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> Sorry to be so annoying and rejecting your suggestions, but the __call
> metamethod is already used in theses objects. (and this also break
> compatibility with existing code)
> I've just doesn't realize it need so much changes to alow __index to
> return multiple values. After looking at the lua code I've take away the
> idea of a patch, it imply too much change, too much testing and overhead
> just to satisfy my eyes when looking at some small parts of my code ;-)
> I will stuck with a new method in my object, an __index shortcut and
> try to forgot this dream...
> Tom

This is probably as close as you will get:

> t = { }
> r = { }
> m = { }
> m.__index = function()
>>   return function()
>>     return unpack(r)
>>   end;
>> end;
> r[1] = "hi"
> r[2] = "bye"
> r.hi = "bye"
> setmetatable(t, m)
> return t.hi()
hi      bye

A problem with what I put above is that r must hold a list with consecutive elements starting at [1]. This isn't necessarily true, you could have a for loop that iterates over pairs(r), but then you would need a table to wrap all the elements in (you didn't want extraneous tables made).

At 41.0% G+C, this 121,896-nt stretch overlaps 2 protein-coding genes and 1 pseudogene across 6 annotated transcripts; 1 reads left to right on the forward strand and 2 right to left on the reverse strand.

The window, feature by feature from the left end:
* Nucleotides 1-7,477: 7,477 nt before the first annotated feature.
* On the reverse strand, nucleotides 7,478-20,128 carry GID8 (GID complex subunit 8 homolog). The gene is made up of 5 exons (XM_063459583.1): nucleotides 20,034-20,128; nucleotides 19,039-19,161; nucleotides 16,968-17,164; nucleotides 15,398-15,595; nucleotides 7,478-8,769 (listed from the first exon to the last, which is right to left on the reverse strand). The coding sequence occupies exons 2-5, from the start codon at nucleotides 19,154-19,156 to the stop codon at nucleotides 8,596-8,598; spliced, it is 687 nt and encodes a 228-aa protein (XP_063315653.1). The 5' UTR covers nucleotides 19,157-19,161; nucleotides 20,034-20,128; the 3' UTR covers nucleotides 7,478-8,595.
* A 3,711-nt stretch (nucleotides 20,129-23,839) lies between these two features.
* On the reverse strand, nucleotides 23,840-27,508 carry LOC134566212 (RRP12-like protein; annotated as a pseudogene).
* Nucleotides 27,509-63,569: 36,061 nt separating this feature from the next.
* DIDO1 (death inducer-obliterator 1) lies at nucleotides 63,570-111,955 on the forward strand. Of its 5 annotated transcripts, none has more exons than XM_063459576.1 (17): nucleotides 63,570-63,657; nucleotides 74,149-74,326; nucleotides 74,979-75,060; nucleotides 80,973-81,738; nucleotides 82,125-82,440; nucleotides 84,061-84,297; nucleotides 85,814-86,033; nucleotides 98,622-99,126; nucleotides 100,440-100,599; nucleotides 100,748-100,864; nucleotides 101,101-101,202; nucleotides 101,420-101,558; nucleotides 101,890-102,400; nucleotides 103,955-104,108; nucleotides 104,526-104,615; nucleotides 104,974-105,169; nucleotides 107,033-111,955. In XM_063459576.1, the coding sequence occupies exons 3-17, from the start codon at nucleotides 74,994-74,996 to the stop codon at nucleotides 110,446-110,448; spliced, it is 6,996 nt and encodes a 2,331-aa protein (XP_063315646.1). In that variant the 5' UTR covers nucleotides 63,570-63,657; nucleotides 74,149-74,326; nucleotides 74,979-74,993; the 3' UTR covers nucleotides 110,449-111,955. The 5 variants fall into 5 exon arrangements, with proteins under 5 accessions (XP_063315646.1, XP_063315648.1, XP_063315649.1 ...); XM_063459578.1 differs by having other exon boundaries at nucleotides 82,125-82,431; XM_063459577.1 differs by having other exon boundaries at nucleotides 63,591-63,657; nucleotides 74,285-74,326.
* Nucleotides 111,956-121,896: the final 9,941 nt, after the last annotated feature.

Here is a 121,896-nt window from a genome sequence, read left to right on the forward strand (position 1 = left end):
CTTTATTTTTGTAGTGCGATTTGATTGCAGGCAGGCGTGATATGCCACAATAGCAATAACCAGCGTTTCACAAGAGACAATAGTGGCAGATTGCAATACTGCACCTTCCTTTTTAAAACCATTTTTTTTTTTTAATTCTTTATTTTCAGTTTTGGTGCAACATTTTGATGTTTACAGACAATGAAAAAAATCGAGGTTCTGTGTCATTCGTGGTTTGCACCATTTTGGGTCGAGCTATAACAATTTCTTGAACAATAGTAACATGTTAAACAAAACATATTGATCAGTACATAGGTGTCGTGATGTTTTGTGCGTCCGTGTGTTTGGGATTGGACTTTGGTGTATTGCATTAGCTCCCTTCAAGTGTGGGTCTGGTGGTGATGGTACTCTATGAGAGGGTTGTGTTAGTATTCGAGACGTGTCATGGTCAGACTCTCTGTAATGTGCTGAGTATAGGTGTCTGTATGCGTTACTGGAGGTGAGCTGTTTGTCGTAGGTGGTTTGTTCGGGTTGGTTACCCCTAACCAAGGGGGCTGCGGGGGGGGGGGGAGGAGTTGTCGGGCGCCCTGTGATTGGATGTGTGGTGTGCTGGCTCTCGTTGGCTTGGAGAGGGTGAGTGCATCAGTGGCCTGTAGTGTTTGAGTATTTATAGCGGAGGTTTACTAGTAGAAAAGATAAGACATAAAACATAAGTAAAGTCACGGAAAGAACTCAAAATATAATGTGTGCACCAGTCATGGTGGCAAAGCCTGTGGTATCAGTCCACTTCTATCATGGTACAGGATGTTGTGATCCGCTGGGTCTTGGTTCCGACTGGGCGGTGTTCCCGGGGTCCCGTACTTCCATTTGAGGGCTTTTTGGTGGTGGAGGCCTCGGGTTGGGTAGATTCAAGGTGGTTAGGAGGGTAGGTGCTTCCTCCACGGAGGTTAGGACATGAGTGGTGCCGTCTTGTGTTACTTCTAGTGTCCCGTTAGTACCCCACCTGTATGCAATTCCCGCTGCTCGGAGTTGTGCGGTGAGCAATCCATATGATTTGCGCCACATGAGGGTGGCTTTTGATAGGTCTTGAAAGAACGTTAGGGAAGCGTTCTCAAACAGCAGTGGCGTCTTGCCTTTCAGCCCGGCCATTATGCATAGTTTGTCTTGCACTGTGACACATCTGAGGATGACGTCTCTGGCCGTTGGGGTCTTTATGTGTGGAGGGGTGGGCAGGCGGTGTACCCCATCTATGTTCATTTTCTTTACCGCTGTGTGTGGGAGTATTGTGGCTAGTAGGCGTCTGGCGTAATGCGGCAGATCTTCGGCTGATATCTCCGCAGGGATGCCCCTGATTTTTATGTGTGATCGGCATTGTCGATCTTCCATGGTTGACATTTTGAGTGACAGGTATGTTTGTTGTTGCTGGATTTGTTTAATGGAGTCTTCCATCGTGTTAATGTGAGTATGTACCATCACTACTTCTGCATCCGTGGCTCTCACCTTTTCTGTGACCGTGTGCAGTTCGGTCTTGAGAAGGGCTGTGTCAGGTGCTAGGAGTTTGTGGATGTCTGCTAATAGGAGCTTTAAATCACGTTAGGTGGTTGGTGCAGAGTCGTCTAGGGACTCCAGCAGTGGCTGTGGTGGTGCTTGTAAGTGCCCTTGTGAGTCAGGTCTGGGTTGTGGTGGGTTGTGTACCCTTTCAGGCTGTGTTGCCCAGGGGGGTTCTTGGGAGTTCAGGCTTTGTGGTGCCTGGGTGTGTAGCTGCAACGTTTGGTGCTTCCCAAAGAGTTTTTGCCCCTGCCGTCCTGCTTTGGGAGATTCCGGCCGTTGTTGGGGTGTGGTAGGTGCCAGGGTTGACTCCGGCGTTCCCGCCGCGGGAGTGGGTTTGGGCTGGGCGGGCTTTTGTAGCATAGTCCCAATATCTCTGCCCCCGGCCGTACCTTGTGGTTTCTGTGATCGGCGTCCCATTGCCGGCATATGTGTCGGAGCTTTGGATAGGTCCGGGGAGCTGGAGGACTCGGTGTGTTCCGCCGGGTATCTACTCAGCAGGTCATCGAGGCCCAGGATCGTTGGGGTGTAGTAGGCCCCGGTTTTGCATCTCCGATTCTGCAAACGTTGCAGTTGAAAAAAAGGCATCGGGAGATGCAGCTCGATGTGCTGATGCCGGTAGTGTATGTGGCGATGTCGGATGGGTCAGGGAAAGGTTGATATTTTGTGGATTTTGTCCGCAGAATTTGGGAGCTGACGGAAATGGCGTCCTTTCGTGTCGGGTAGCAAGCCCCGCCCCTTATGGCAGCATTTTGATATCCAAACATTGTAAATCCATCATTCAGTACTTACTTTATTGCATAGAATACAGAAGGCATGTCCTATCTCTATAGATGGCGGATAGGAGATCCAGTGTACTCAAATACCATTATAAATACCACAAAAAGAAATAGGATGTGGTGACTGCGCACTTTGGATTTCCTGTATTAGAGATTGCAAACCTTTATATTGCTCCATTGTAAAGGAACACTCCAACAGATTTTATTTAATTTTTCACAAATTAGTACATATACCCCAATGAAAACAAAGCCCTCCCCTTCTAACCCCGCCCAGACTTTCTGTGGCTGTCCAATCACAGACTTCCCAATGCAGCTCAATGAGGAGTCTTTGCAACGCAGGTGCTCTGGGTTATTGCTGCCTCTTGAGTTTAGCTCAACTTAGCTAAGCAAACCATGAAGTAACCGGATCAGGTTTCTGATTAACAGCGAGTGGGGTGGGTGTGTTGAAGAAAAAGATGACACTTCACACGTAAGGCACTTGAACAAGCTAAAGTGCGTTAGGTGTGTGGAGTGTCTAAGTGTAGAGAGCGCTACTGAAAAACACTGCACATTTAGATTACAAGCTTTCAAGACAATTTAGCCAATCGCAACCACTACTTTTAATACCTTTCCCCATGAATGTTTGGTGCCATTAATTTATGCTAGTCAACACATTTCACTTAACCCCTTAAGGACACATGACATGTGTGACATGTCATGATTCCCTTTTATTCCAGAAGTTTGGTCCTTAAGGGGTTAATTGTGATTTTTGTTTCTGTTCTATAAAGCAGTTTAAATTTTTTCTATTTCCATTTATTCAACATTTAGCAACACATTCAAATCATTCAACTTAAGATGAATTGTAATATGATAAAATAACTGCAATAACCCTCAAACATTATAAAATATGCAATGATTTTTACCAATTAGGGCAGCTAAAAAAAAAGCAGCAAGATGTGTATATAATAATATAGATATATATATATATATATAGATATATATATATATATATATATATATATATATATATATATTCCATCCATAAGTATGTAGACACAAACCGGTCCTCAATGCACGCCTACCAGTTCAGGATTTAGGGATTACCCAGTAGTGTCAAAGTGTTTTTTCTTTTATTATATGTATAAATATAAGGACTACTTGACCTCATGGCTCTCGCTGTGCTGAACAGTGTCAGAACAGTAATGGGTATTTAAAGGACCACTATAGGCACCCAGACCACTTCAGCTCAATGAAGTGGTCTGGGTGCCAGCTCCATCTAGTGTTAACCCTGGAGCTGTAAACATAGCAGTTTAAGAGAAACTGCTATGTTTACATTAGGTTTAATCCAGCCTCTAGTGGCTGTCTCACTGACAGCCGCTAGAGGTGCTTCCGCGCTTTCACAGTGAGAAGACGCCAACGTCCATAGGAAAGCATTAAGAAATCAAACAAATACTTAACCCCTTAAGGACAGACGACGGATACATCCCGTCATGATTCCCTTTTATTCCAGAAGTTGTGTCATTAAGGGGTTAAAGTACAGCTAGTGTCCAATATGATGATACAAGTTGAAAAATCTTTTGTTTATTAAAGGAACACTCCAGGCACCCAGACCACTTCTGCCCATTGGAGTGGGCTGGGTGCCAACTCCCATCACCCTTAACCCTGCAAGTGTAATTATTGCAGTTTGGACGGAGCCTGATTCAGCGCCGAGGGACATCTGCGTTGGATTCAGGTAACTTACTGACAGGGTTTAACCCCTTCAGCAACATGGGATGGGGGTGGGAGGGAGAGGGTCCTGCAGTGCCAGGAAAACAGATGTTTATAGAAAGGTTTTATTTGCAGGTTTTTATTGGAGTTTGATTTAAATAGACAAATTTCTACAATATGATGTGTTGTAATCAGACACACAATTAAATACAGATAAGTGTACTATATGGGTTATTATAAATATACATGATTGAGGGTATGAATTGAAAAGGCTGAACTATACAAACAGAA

Calling t.hi() is really painful IMO. If t["hi"] actually exists then you will get an error (if it is not a function). If you suspect t.hi does not exist (you set your variables up expecting a list returned), then you should probably use something like:

x, y = t.hi or unpack(r); --t has no __index metamethod

There are no extra tables made, just some function overhead.

Your problem is that __index is meant to find >an< (one) index of the table. It would be senseless for an index of a table to be a list.

I also think whatever time you may save by having GC happen less often will be lost by all this metamethod nonsense to make the code look pretty (sorry if that sounds harsh) : P


-Patrick Donnelly

"One of the lessons of history is that nothing is often a good thing to do and always a clever thing to say."

-Will Durant